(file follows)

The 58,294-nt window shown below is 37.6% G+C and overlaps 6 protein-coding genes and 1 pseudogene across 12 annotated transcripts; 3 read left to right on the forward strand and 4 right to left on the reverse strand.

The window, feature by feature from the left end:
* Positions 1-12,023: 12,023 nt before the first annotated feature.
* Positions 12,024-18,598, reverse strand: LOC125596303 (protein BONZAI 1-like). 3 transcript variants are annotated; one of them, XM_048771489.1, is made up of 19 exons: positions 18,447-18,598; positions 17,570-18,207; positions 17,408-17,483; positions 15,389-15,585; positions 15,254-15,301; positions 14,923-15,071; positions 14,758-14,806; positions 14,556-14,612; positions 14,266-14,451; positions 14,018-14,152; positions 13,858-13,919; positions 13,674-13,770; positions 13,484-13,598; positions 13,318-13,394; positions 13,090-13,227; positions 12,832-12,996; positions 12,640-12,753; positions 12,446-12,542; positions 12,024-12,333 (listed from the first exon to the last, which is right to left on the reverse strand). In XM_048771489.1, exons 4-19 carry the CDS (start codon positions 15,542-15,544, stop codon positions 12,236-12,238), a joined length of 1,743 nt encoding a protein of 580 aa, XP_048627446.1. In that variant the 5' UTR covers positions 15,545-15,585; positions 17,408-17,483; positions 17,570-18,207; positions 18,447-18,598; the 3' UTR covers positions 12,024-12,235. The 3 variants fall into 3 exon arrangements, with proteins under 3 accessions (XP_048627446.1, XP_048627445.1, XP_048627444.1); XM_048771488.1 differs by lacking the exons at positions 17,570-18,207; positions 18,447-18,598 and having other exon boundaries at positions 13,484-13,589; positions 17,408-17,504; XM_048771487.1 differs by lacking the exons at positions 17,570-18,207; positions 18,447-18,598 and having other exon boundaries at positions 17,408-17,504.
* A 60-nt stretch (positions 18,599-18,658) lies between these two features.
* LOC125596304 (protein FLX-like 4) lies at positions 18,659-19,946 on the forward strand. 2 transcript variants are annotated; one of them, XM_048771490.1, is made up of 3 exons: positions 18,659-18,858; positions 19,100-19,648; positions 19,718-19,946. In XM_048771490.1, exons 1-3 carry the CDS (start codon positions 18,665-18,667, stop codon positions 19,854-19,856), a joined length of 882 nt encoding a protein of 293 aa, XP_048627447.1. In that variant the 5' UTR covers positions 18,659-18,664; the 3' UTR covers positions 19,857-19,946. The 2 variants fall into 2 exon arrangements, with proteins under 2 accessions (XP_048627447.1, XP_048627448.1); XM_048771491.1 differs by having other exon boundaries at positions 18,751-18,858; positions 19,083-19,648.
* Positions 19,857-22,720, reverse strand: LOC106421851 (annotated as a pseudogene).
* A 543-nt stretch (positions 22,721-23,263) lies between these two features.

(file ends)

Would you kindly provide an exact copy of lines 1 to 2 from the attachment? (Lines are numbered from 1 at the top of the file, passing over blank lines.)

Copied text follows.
The 58,294-nt window shown below is 37.6% G+C and overlaps 6 protein-coding genes and 1 pseudogene across 12 annotated transcripts; 3 read left to right on the forward strand and 4 right to left on the reverse strand.

The window, feature by feature from the left end: